I would say its not a “this or that” answer. I think if keep a client too long, you run the danger of becoming complacent or relaxed. You build a relationship that becomes like a friendship. The “coach” feel is not there as much. They get in ruts just like we can get in ruts. When you have to wear so many hats and constantly motivate and bring people up, who are constantly down, it takes its toll. Sometimes you get tired of pulling them along and hearing every excuse in the book that your eyes glaze over. You can want it for them, but you can’t go get it for them. I think, unless there some specific goals (athletes, etc.) 4-6 months should be a time to start “cutting the cord”. This way they should be at their peak enthusiasm, provided they were truly committed in the first place
I agree with Karin that money is the reason that many clients stop training. Money is oftentimes also viewed as the reason that many potential clients never START training as well. Second would be their “perceived” lack of time. I say “perceived” because I’m a firm believer in the fact that we all have 24-hours in our day and it’s how we allocate those hours that matters most. We each FIND or MAKE time for things that we perceive as important to us. I’ve worked with very busy surgeons, or business owners who have MADE the time to train because of its importance to their health, while you have others who will find any reason or excuse NOT to have time for their own health.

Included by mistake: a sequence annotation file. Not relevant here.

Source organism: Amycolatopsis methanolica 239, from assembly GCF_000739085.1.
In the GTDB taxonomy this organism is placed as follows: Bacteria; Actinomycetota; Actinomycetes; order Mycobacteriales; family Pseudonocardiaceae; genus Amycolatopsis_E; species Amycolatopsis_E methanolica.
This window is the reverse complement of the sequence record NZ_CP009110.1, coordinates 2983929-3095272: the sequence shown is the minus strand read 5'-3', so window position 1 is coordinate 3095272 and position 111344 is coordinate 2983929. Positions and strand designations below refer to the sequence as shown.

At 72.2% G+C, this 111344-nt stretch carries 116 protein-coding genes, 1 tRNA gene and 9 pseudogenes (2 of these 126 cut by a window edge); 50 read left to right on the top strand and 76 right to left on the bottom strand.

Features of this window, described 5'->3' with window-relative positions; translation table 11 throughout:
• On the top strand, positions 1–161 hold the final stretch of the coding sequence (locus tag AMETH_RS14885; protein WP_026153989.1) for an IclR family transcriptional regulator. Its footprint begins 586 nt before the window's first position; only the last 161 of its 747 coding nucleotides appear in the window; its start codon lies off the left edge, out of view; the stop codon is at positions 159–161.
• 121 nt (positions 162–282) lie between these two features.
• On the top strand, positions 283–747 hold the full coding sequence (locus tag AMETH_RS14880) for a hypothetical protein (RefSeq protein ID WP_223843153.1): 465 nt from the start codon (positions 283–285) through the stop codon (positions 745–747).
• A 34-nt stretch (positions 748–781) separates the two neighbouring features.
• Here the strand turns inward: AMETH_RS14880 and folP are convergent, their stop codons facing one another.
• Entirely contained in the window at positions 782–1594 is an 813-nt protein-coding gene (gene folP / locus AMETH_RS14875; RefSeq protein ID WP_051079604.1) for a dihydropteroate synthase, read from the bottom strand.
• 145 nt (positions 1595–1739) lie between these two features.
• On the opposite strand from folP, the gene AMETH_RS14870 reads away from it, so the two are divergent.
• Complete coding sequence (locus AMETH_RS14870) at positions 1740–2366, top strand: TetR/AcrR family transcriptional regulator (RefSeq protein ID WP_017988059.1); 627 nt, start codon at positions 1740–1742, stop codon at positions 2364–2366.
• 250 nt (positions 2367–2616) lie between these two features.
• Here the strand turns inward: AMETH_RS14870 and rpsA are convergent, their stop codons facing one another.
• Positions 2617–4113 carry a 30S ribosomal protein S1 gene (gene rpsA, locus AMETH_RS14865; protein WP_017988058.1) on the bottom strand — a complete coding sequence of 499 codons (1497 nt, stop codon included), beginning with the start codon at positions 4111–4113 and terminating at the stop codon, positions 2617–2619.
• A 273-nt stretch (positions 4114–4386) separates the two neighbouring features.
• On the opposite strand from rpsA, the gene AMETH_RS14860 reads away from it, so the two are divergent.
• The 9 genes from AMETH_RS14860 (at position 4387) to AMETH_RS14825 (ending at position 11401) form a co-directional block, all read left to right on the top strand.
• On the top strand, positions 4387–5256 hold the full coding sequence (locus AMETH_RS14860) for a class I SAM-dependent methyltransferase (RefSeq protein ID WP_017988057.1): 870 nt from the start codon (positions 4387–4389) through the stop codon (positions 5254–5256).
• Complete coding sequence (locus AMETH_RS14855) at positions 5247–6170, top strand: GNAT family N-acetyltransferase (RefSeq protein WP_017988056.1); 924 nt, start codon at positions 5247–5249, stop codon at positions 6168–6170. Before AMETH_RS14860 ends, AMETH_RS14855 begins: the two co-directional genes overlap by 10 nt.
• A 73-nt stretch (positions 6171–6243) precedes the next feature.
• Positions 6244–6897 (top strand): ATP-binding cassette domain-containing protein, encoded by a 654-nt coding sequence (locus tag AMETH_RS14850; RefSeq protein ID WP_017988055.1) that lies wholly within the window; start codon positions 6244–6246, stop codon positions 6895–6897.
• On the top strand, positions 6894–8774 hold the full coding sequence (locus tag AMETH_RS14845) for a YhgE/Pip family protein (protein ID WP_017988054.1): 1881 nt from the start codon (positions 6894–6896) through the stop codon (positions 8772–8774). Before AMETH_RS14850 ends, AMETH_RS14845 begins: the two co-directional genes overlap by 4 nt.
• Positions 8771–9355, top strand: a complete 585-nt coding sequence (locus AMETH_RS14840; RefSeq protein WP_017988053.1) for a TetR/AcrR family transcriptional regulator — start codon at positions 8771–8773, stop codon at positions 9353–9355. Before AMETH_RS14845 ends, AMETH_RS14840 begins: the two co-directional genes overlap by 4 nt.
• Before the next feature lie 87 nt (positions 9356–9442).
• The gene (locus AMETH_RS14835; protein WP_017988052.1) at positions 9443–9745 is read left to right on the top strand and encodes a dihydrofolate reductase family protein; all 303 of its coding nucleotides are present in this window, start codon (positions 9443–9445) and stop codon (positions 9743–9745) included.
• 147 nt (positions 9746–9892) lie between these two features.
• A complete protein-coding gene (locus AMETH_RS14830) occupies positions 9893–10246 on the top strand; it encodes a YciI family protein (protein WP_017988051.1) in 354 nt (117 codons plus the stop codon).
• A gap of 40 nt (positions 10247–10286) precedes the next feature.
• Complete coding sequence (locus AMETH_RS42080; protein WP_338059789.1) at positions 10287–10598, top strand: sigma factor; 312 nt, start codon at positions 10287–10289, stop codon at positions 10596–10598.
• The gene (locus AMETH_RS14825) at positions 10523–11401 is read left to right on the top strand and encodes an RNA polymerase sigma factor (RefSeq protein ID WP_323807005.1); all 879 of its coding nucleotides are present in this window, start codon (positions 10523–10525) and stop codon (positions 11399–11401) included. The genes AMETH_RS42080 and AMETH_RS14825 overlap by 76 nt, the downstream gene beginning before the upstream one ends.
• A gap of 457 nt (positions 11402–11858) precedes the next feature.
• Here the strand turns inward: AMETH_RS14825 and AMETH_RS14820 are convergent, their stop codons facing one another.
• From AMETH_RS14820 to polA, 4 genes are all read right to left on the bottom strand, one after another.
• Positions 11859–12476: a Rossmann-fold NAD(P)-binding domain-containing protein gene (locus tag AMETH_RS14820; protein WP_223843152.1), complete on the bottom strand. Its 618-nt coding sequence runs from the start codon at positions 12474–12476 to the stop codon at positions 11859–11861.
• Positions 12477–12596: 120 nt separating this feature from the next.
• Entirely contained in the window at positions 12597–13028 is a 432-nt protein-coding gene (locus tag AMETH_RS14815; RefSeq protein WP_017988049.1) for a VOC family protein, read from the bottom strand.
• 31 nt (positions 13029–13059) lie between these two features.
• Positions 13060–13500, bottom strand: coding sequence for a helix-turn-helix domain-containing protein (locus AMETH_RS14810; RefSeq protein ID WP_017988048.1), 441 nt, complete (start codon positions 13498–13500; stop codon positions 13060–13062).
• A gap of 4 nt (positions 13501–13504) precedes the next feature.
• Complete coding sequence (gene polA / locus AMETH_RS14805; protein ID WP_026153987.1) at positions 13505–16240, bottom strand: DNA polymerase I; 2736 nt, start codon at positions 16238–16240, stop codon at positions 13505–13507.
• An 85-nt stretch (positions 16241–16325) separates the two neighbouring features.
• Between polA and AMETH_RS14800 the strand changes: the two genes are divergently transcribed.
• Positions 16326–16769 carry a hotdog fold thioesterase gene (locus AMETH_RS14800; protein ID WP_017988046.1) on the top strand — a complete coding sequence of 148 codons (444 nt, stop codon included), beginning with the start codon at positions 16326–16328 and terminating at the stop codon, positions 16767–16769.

So, in my opinion, the answer is money (first), time (second).
I hope that this helps.